Taylor Mebane ‘17, is a Stewart Engineering at Geomatics Field Technician where, in a short amount of time, she has assisted with land surveying, crossings for bikers and pedestrians, creating GIS and GPS maps as well as collaborating with the NC Department of Transportation. Taylor studied Environmental Technology and Management.
What is a typical day like for you?
If we’re in the woods, a typical day is carrying the equipment out to our first point, which usually involves some hiking. We work our way through the forest taking as many points on the land as possible to give the engineers the most accurate understanding of what the land is doing. Sometimes we’re on a mountain, and sometimes we’re on the asphalt documenting how water is flowing. We may end up in a some interesting/awkward position trying to get a point on the land, but the overall goal is to get the best depiction to create maps.
What do you enjoy most about your current position?
I enjoy that we were surrounded by nature. The weather isn’t always forgiving, but there is never a dull moment when you work full-time outdoors. You always need to stay on your toes about every environmental condition and you are exposed to a lot of different types of terrain.
What do you find most challenging about your current position?
The most challenging thing, aside from finding a decent bathroom close to where we’re surveying (in the middle of nowhere), would be the weather. So far I’ve only worked in the winter and the spring, but working in the snow when its 20 degrees for eight hours was pretty difficult at first, but you really learn how to take care of your body and come prepared with the proper clothing and equipment.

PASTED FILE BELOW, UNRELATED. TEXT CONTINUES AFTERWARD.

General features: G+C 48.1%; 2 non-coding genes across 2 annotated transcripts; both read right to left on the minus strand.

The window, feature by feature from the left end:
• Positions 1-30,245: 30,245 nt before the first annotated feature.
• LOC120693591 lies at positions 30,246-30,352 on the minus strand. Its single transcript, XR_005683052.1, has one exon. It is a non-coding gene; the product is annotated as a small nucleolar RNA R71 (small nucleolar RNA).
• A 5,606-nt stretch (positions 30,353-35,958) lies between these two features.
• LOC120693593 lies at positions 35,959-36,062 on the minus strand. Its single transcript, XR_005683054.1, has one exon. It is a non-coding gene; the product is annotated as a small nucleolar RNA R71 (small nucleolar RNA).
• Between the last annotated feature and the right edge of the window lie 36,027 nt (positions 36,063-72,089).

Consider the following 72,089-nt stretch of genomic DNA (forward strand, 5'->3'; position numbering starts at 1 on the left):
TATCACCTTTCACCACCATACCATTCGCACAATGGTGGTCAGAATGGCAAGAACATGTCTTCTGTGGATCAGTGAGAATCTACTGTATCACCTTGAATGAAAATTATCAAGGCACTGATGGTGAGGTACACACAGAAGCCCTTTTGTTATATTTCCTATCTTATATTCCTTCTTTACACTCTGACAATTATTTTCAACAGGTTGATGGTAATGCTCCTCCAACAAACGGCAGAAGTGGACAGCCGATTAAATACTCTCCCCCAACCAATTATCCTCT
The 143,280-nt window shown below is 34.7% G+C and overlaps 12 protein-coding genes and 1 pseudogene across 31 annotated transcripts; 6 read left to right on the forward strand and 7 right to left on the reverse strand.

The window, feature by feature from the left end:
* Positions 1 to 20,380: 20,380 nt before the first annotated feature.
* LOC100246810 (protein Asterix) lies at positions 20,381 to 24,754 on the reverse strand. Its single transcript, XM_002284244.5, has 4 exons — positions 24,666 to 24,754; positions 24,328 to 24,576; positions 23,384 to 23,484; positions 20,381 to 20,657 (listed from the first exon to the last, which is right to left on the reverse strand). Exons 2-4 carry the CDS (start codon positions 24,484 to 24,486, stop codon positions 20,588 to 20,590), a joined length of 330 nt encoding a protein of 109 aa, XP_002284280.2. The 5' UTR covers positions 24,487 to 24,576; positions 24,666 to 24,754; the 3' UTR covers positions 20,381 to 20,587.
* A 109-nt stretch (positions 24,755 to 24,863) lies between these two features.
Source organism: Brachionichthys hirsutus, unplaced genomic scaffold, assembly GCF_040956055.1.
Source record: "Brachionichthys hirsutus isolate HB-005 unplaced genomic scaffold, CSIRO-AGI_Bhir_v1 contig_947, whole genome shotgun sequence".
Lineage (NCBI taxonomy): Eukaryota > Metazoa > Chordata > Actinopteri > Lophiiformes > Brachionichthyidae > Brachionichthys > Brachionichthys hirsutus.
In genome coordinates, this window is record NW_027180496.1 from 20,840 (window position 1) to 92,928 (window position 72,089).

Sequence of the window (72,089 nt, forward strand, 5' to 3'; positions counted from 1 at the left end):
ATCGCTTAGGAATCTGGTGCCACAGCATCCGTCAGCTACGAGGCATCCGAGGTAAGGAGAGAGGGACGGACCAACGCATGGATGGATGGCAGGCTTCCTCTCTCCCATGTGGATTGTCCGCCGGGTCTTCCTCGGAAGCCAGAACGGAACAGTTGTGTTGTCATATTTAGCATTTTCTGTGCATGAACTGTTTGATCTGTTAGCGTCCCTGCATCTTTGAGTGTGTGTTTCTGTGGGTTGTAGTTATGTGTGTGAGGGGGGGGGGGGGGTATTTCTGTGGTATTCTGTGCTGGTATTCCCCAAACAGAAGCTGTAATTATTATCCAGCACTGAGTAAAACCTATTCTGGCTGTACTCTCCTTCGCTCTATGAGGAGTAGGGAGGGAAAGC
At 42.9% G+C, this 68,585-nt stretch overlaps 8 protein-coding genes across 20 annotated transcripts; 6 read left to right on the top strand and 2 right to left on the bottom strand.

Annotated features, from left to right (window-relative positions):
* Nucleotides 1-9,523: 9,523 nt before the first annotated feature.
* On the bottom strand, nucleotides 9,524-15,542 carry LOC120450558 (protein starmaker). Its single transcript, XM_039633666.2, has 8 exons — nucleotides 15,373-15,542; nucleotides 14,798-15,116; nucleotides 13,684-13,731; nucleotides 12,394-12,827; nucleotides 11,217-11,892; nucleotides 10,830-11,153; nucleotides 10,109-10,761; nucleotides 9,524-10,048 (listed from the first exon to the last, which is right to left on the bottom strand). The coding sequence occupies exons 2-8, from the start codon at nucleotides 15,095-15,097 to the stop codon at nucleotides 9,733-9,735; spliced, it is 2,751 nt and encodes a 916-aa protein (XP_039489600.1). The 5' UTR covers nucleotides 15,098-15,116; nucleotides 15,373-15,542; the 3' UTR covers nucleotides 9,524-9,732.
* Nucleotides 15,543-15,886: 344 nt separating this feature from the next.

What is your best memory of CNR or NC State?
My best memory happened right before I was leaving and graduating. I spoke to a staff member, someone I’d consider a mentor, and she really encouraged me to pursue the things that may seen challenging or uncomfortable. That way I can pave that way for others and change things for the better. A black woman in my field is really hard to come by. Really that’s hard to come by in any field technician position. To make change for the culture and for environmental stewardship.
Did you complete any hands-on experiences like internships, study abroad, co-ops or undergraduate research? If so, what did do you and how did it impact you?
I had a good variety of internships, which included working with a non profit, the U.S. Forest Service HQ in D.C. and the Campus for the Center for Applied Aquatic Ecology. They all taught me a lot about office culture, how to have efficient communication with your coworkers and how to build relationships.
Any advice for incoming CNR students?
First, always push yourself to do something challenging, that’s where growth comes from, both personal and professional. And secondly, be confident and patient with yourself. I bounced between a couple different majors trying to understand myself in the process and I’m glad I did it. It helped me know my interests and passions. I started off doing something I thought my parents would like and was miserable. So be patient, not every opportunity is for you and that’s your main concern – you! What’s right for YOU is for YOU.